But despite bursting everyone’s bubble, this was exciting! Suddenly there was competition for the #1 spot late in the year. It still felt unlikely: their last meeting for the year would be at Smash Summit 5, and Armada had won that event four times in a row. It remained an I’ll-believe-it-when-I-see-it moment.
But after Armada was upset at Canada Cup by Mew2King and Hungrybox took DreamHack Denver over Mango and Too Hot To Handle over Plup, it was suddenly clear: if Hungrybox won Smash Summit 5, he was the #1 player of 2017.
And after going through Mango and Leffen in winners, Armada made it back into grand finals for a winner-take-all finale.
How cool is it that the SSBMRank #1 spot came down to one last grand finals?
It went to a tense game five last stock situation, but he’d done it. Hungrybox was the #1 player of 2017.
(Smash Summit 5 Grand Finals: Hungrybox vs. Armada)
(He also took home almost $30,000, the biggest prize ever won playing any Smash title.)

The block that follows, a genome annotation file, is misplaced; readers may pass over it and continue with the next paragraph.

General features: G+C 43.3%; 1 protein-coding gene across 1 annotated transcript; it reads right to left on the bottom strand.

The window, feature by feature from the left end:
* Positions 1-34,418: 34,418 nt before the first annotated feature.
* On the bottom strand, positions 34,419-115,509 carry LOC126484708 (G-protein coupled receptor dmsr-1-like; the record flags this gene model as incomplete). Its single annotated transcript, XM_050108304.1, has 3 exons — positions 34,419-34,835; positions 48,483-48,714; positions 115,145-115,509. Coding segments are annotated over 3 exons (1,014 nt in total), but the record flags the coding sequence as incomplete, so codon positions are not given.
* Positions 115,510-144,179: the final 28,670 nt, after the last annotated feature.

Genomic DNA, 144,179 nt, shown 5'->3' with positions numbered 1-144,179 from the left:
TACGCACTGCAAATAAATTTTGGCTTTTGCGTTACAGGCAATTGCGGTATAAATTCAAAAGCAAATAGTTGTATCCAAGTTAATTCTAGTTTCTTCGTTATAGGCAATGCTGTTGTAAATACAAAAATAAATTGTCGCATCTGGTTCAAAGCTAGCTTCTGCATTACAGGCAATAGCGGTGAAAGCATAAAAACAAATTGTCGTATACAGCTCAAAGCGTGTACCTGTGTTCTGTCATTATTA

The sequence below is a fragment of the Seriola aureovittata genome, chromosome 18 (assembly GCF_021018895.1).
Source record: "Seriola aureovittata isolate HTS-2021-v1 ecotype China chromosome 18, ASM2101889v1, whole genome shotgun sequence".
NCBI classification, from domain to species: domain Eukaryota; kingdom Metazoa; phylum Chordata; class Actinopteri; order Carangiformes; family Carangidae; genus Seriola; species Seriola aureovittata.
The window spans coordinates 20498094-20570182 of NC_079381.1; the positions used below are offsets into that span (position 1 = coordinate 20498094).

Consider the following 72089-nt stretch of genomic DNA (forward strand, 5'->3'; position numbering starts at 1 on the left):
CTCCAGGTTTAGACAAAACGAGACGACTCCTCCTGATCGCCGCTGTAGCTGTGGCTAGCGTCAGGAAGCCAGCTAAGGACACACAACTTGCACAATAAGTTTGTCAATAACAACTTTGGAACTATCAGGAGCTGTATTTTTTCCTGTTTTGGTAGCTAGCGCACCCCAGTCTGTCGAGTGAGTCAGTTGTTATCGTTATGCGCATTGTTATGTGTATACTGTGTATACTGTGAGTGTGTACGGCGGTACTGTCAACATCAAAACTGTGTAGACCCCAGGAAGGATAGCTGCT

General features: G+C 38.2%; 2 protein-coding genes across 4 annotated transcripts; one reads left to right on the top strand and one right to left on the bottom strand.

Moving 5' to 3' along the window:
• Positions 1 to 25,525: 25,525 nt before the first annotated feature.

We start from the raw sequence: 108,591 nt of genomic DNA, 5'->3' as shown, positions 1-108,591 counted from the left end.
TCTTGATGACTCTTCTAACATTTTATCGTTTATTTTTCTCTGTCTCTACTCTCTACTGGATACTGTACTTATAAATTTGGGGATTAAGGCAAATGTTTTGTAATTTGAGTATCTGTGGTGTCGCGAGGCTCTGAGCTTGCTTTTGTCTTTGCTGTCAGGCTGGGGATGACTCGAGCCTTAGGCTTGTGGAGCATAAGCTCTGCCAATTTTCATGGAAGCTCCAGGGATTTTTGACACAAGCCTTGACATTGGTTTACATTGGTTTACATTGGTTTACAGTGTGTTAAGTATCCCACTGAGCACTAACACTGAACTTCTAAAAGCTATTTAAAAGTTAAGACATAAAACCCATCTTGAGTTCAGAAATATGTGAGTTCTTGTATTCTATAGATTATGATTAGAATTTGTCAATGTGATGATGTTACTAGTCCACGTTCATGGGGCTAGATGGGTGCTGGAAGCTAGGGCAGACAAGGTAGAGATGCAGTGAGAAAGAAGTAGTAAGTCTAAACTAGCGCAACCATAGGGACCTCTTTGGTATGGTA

Let’s get a little more clinical about the run, which spanned from Shine 2017 to Smash Summit 5.
First, I’d like to note that despite some fuss being made about midset coaching giving him an unfair advantage earlier in the year – Crunch is Hungrybox’s coach and best friend, and his support extends well beyond giving advice in the middle of sets and his benefits to Hungrybox’s play were the beginning of top level Melee’s interest in coaching – it was only when midset coaching finally was no longer an option that Hungrybox put in his best performances.
Hungrybox had to constantly run through a few Fox players to rack up these wins. Hungrybox took a bad matchup (Puff versus Fox), made it the only way to beat him, and then become the best player in the world simply by knowing and playing that matchup more than absolutely anybody else.
Let’s look at those Fox players.
In 2016, SFAT emerged as a threat from below, beating Hungrybox at Shine 2016 and then annihilating him at The Big House 6 in a convincing, demoralizing 3-0. A year later, that history was already gone, with Hungrybox disposing of SFAT at GTX, The Big House 7, and Smash Summit 5, all with commanding 3-0 victories.
Though Mew2King had arguably his best year ever against Hungrybox in 2017 – with Hungrybox ahead in sets but only at a 10-7 clip – and he did take one of the two sets Hungrybox dropped during the streak in winners semis at GTX, Hungrybox was still in command of the matchup, winning 3-1 at Shine 2017, in losers finals of GTX, and at The Big House 7.